Health and Education, Policy Updates
How to Advocate Against the Healthcare Discrimination Bill (S.811)
by WREN Staff on Jun 15, 2021
The Senate Medical Affairs subcommittee will hold a hearing on Monday, June 21 at 9:30 am on S.811, a bill to allow for discrimination in healthcare. S. 811, the so-called “Medical Ethics and Diversity Act,” would allow health care professionals to discriminate against their patients and refuse to provide them care. This dangerous and far-reaching bill permits any person participating in health care service to deny care to their patients for any reason, without a medical justification. The health consequences of such a sweeping law could be catastrophic.
This bill is broad both in the types of services that can be denied and the range of people who are allowed to deny services. Some examples of the potential implications:
- Administrative staff could refuse to submit insurance claims for care to which they had an objection.
- A nurse could refuse to administer prescribed higher levels of pain medication because it could hasten end of life for a terminal patient.
- A doctor could refuse to maintain hormone treatments for a Transgender patient needing inpatient care for an infection.
- A medical researcher could refuse to publish the results of a state funded study because the scientific evidence was in conflict with the researcher’s beliefs.
- A health plan could require a woman to have routine sex with a man for a year before paying for fertility treatments with no exceptions for same-sex couples.
This is a dangerous healthcare discrimination bill and we need as many people as possible speaking out against the policy. There are multiple ways you can speak out against this bill: testifying during the public subcommittee hearing on June 21 at 9:30 am, submitting written or video comment, and contacting members of the subcommittee via phone call and email.
If you have the capacity, we ask that you take all the outreach opportunities listed (and more); longer submitted comments can capture sentiments that are not allowed within the 3 min speaking limitation and direct outreach to members via phone call is always beneficial.
Info to speak at the hearing:
The committee has indicated that members of the public that desire to address the subcommittee may do so by accessing the following link: https://forms.gle/u6Xv2dZYtLNagb7e8
The committee has also stated that to accommodate other speakers, folks should be prepared to limit comments to three minutes. All oral presentations will be received in-person; meaning there are no virtual options for participation during the subcommittee hearing.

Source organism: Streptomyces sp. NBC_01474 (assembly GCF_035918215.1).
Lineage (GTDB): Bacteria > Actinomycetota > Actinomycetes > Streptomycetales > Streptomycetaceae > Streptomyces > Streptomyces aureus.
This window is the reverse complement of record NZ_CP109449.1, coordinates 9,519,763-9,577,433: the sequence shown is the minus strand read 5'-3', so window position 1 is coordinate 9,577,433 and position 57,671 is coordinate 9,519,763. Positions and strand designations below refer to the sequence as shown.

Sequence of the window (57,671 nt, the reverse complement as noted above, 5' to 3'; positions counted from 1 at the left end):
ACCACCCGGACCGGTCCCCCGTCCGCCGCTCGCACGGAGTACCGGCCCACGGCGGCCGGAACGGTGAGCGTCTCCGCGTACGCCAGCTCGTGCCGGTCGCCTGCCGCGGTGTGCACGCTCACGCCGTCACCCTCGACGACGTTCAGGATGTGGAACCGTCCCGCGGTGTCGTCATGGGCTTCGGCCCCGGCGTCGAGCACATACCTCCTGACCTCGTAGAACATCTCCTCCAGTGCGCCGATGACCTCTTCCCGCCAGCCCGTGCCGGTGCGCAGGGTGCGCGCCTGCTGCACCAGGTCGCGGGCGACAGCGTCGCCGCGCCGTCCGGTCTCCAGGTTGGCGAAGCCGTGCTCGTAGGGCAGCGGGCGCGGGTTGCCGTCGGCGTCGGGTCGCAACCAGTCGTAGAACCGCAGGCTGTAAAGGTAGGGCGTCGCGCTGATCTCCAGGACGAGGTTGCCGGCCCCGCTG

Info to send in written or video comment to subcommittee:
In addition to speaking at the hearing, written comments are also welcome from speakers and non-speakers, alike. A three-minute video addressing the subject is acceptable in lieu of in-person testimony. All electronic or written correspondence must be sent in by Thursday, June 17, 5 PM.
Please send e-mails/attachments to: firstname.lastname@example.org (please use the bill number in the subject line (S.811).
Written correspondence can also be sent by mail to:
SC Senate Medical Affairs Committee
Attention: Research Director
PO Box 142, 412 Gressette Building
Columbia, SC 29202
Info to reach out to members of the subcommittee:
You can reach out to members of the subcommittee individually using the contact information below. You can also use this email action link: https://p2a.co/HOGVb4G which will provide you with a pre-written email template that you can send as-is or edit. We recommend that you add in why you personally oppose this bill when sending the email via the template.
- Sen. Martin, Chairman :ShaneMartin@scsenate.gov (803) 212-6420
- Sen. Hutto: BradHutto@scsenate.gov(803) 212-6140
- Sen. Scott: JohnScott@scsenate.gov(803) 212-6124
- Sen. Alexander: ThomasAlexander@scsenate.gov(803) 212-6220
- Sen. Loftis: DwightLoftis@scsenate.gov (803) 212-6100
We must stop S. 811 before it goes any further. The implications of this bill mean that ANY healthcare professional ( a nurse, doctor, pharmacist, or administrative staff-person) could refuse care for ANY reason. This provides a doorway for discrimination against the most marginalized members of our community that we can not ignore.